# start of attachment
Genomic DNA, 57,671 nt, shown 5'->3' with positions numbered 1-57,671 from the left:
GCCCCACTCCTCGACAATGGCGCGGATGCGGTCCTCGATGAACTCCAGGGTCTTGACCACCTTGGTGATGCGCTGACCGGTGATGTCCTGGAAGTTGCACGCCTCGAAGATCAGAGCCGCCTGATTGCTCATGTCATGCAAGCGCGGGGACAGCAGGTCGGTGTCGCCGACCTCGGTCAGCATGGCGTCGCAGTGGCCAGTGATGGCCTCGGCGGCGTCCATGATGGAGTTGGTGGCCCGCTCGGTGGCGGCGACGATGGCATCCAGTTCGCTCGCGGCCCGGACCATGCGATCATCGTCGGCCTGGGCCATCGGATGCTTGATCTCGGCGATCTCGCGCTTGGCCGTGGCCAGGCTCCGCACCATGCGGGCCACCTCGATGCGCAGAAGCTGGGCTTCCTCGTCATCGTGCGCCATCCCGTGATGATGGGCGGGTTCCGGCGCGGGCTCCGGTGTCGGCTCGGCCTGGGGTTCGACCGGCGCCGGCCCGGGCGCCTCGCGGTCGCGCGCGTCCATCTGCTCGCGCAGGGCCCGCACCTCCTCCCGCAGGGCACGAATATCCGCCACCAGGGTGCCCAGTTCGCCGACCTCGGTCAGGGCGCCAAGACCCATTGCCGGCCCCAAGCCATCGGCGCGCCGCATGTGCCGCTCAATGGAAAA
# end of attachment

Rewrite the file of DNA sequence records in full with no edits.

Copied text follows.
Genomic DNA, 57,671 nt, shown 5'->3' with positions numbered 1-57,671 from the left:
GCCCCACTCCTCGACAATGGCGCGGATGCGGTCCTCGATGAACTCCAGGGTCTTGACCACCTTGGTGATGCGCTGACCGGTGATGTCCTGGAAGTTGCACGCCTCGAAGATCAGAGCCGCCTGATTGCTCATGTCATGCAAGCGCGGGGACAGCAGGTCGGTGTCGCCGACCTCGGTCAGCATGGCGTCGCAGTGGCCAGTGATGGCCTCGGCGGCGTCCATGATGGAGTTGGTGGCCCGCTCGGTGGCGGCGACGATGGCATCCAGTTCGCTCGCGGCCCGGACCATGCGATCATCGTCGGCCTGGGCCATCGGATGCTTGATCTCGGCGATCTCGCGCTTGGCCGTGGCCAGGCTCCGCACCATGCGGGCCACCTCGATGCGCAGAAGCTGGGCTTCCTCGTCATCGTGCGCCATCCCGTGATGATGGGCGGGTTCCGGCGCGGGCTCCGGTGTCGGCTCGGCCTGGGGTTCGACCGGCGCCGGCCCGGGCGCCTCGCGGTCGCGCGCGTCCATCTGCTCGCGCAGGGCCCGCACCTCCTCCCGCAGGGCACGAATATCCGCCACCAGGGTGCCCAGTTCGCCGACCTCGGTCAGGGCGCCAAGACCCATTGCCGGCCCCAAGCCATCGGCGCGCCGCATGTGCCGCTCAATGGAAAA